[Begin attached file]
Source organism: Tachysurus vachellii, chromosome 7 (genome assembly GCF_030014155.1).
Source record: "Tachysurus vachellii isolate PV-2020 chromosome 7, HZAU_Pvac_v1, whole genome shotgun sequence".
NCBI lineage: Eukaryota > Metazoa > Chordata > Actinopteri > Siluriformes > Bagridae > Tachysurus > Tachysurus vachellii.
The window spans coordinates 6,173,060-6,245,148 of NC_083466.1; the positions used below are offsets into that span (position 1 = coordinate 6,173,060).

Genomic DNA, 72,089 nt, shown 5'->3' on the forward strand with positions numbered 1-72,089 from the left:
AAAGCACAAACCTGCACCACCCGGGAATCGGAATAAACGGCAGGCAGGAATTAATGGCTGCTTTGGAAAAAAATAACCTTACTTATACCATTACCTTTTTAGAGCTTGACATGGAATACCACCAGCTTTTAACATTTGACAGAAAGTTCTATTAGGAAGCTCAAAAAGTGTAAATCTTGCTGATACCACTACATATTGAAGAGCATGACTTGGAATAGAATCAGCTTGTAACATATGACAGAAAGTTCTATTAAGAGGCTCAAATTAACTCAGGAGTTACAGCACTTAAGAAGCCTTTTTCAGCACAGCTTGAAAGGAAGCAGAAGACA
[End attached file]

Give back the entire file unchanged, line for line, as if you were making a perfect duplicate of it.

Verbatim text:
Source organism: Tachysurus vachellii, chromosome 7 (genome assembly GCF_030014155.1).
Source record: "Tachysurus vachellii isolate PV-2020 chromosome 7, HZAU_Pvac_v1, whole genome shotgun sequence".
NCBI lineage: Eukaryota > Metazoa > Chordata > Actinopteri > Siluriformes > Bagridae > Tachysurus > Tachysurus vachellii.
The window spans coordinates 6,173,060-6,245,148 of NC_083466.1; the positions used below are offsets into that span (position 1 = coordinate 6,173,060).

Genomic DNA, 72,089 nt, shown 5'->3' on the forward strand with positions numbered 1-72,089 from the left:
AAAGCACAAACCTGCACCACCCGGGAATCGGAATAAACGGCAGGCAGGAATTAATGGCTGCTTTGGAAAAAAATAACCTTACTTATACCATTACCTTTTTAGAGCTTGACATGGAATACCACCAGCTTTTAACATTTGACAGAAAGTTCTATTAGGAAGCTCAAAAAGTGTAAATCTTGCTGATACCACTACATATTGAAGAGCATGACTTGGAATAGAATCAGCTTGTAACATATGACAGAAAGTTCTATTAAGAGGCTCAAATTAACTCAGGAGTTACAGCACTTAAGAAGCCTTTTTCAGCACAGCTTGAAAGGAAGCAGAAGACA